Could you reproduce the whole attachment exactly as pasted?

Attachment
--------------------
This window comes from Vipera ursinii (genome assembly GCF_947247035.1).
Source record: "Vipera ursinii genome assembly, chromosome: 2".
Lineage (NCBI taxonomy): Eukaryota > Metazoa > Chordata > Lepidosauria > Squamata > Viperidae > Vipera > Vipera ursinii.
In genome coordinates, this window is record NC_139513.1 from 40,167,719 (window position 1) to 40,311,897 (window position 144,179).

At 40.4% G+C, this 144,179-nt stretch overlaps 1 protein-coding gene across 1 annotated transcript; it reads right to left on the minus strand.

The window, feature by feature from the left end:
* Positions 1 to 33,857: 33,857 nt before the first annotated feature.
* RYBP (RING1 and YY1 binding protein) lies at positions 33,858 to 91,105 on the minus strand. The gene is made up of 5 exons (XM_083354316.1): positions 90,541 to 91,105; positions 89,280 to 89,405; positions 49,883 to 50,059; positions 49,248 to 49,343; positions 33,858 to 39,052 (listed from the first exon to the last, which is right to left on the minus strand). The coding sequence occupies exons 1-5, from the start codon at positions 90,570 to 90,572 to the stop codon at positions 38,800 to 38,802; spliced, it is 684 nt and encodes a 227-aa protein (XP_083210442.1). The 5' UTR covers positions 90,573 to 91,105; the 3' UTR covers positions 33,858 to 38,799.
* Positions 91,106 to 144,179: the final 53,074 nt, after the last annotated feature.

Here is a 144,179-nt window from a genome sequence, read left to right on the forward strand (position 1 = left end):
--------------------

This window comes from Vipera ursinii (genome assembly GCF_947247035.1).
Source record: "Vipera ursinii genome assembly, chromosome: 2".
Lineage (NCBI taxonomy): Eukaryota > Metazoa > Chordata > Lepidosauria > Squamata > Viperidae > Vipera > Vipera ursinii.
In genome coordinates, this window is record NC_139513.1 from 40,167,719 (window position 1) to 40,311,897 (window position 144,179).

At 40.4% G+C, this 144,179-nt stretch overlaps 1 protein-coding gene across 1 annotated transcript; it reads right to left on the minus strand.

The window, feature by feature from the left end:
* Positions 1 to 33,857: 33,857 nt before the first annotated feature.
* RYBP (RING1 and YY1 binding protein) lies at positions 33,858 to 91,105 on the minus strand. The gene is made up of 5 exons (XM_083354316.1): positions 90,541 to 91,105; positions 89,280 to 89,405; positions 49,883 to 50,059; positions 49,248 to 49,343; positions 33,858 to 39,052 (listed from the first exon to the last, which is right to left on the minus strand). The coding sequence occupies exons 1-5, from the start codon at positions 90,570 to 90,572 to the stop codon at positions 38,800 to 38,802; spliced, it is 684 nt and encodes a 227-aa protein (XP_083210442.1). The 5' UTR covers positions 90,573 to 91,105; the 3' UTR covers positions 33,858 to 38,799.
* Positions 91,106 to 144,179: the final 53,074 nt, after the last annotated feature.

Here is a 144,179-nt window from a genome sequence, read left to right on the forward strand (position 1 = left end):